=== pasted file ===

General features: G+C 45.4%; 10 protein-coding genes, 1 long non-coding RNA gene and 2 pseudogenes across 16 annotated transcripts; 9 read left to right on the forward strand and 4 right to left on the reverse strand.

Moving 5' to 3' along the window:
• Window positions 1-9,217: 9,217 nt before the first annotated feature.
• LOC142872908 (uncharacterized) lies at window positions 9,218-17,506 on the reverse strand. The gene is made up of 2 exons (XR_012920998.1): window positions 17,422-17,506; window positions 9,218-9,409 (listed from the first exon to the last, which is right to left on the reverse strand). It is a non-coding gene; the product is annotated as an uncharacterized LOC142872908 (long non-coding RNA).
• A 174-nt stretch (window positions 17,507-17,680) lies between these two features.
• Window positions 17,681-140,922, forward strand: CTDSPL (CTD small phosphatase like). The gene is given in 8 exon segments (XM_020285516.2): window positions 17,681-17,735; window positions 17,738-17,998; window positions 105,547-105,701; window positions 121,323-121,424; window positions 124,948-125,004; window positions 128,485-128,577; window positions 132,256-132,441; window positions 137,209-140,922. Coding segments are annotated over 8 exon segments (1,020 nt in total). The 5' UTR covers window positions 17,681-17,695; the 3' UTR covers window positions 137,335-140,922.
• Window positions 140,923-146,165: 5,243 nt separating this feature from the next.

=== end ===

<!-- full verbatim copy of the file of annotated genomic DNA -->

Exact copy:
General features: G+C 45.4%; 10 protein-coding genes, 1 long non-coding RNA gene and 2 pseudogenes across 16 annotated transcripts; 9 read left to right on the forward strand and 4 right to left on the reverse strand.

Moving 5' to 3' along the window:
• Window positions 1-9,217: 9,217 nt before the first annotated feature.
• LOC142872908 (uncharacterized) lies at window positions 9,218-17,506 on the reverse strand. The gene is made up of 2 exons (XR_012920998.1): window positions 17,422-17,506; window positions 9,218-9,409 (listed from the first exon to the last, which is right to left on the reverse strand). It is a non-coding gene; the product is annotated as an uncharacterized LOC142872908 (long non-coding RNA).
• A 174-nt stretch (window positions 17,507-17,680) lies between these two features.
• Window positions 17,681-140,922, forward strand: CTDSPL (CTD small phosphatase like). The gene is given in 8 exon segments (XM_020285516.2): window positions 17,681-17,735; window positions 17,738-17,998; window positions 105,547-105,701; window positions 121,323-121,424; window positions 124,948-125,004; window positions 128,485-128,577; window positions 132,256-132,441; window positions 137,209-140,922. Coding segments are annotated over 8 exon segments (1,020 nt in total). The 5' UTR covers window positions 17,681-17,695; the 3' UTR covers window positions 137,335-140,922.
• Window positions 140,923-146,165: 5,243 nt separating this feature from the next.